Hazeline Asuncion, Ph.D.
Dr. Asuncion received her Ph.D. in computer science from the University of California, Irvine, in 2009. Prior to coming to UW Bothell, she was a Postdoctoral Researcher in the Institute for Software Research at the University of California, Irvine. She has also worked in industry in a variety of roles: as a software engineer at Unisys Corporation and as a traceability engineer at Wonderware Corporation where she designed a successful in-house traceability system.
Her research emphasis is on traceability and she has developed a novel software traceability approach that automatically links distributed and heterogeneous information. She has investigated the tracing of software license conflicts in heterogeneously composed software systems. Dr. Asuncion is also interested in investigating the traceability challenges in other domains such as e-Science and health care.
Dr. Asuncion research focus is on traceability, i.e. the identification of related information that may be scattered across different files, different locations, and may be owned by different groups of people. Managing related information is a fundamental task in many contexts. In software engineering, relating the design to requirements is necessary in ensuring that the system to be developed meets customer requirements. In e-Science, identifying the relationships between intermediate data sets is necessary in the repeatability of experiments.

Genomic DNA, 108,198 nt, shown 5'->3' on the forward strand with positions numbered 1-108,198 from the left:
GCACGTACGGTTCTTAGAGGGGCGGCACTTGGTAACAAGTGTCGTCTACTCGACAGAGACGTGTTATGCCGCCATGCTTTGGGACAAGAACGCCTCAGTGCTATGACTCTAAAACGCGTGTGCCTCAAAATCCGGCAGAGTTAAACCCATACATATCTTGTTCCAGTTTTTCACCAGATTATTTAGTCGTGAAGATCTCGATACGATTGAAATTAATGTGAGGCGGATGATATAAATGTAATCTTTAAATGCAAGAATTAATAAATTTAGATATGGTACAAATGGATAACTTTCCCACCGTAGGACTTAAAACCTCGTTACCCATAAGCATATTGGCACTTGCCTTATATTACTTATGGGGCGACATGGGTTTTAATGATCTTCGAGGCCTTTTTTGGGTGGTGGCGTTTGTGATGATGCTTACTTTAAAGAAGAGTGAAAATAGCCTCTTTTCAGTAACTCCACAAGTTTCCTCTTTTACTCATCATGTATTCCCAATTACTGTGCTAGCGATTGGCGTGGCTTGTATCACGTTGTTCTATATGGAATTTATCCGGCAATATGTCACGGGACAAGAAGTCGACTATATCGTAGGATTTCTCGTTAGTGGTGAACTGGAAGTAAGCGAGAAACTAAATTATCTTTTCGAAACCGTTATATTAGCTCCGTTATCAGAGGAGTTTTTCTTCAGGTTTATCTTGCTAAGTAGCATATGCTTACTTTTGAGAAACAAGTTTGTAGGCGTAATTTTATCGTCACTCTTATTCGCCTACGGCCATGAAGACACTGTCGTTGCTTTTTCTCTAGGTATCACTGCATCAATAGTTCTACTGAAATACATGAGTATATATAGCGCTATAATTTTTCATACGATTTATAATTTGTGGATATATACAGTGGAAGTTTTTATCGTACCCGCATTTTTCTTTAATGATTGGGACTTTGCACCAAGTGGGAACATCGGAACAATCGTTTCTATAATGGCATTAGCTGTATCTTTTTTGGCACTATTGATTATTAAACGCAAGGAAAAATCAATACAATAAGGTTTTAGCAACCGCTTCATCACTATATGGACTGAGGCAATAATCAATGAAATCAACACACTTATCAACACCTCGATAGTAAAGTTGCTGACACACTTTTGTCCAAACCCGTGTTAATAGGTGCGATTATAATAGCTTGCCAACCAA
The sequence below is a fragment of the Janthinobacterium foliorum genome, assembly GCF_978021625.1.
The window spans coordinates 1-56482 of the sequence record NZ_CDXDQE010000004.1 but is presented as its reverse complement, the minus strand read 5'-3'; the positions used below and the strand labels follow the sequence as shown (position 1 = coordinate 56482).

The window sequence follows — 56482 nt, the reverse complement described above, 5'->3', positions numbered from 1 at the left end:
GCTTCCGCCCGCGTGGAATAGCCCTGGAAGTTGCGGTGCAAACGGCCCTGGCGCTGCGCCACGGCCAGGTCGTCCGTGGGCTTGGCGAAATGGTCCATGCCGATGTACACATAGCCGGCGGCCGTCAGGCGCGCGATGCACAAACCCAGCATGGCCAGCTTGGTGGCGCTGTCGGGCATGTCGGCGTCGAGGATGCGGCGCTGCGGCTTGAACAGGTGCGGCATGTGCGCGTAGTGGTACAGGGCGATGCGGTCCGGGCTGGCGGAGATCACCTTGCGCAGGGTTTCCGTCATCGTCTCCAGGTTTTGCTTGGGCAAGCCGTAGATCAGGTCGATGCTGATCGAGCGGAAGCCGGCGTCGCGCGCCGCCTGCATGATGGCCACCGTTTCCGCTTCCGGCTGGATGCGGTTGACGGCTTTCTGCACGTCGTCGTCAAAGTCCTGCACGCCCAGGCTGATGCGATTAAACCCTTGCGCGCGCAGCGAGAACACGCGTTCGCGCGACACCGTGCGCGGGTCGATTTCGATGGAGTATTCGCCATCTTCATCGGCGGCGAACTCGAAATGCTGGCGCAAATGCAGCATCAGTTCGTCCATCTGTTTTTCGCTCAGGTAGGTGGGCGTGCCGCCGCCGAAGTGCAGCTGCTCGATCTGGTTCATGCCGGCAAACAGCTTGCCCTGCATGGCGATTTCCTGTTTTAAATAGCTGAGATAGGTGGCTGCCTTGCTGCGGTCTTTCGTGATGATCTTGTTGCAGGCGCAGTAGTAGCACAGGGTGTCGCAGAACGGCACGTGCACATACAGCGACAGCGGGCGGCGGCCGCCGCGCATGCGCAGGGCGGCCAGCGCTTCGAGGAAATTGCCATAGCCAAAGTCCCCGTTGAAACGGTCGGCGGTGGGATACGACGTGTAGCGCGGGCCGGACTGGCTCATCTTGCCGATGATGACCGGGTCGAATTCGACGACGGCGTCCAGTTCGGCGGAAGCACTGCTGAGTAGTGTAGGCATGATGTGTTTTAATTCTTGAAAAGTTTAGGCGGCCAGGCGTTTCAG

In software engineering, she is currently developing lightweight automated support for capturing design decisions based on analyzing changes to software documents (FACTS project). Possible projects:
Automatically extract changes to documents (e.g., MS Word) over time and visualizing these changes.
Applying machine learning techniques, such as topic modeling, on source code and other artifacts.
Connecting the changes to artifacts to specific project decisions and visualizing these interconnections.
Another research project is concerned with tracing features across related products (product line architectures). This research project entails developing tool-specific adapters to monitor user interactions with the data across different tools.
Data provenance research is concerned with automatically capturing the history behind the data within the context of the scientists work environment. Possible projects:
Monitoring events in different operating systems (e.g., UNIX, Win).
Capture links to experiment metadata by building tool-specific adapters for scientific tools (e.g. MatLab).
Analyzing the captured provenance with reasoners, IR techniques, machine learning techniques such as topic modeling.
Developing a provenance linkbase and a visualization of provenance links.
University of California, Irvine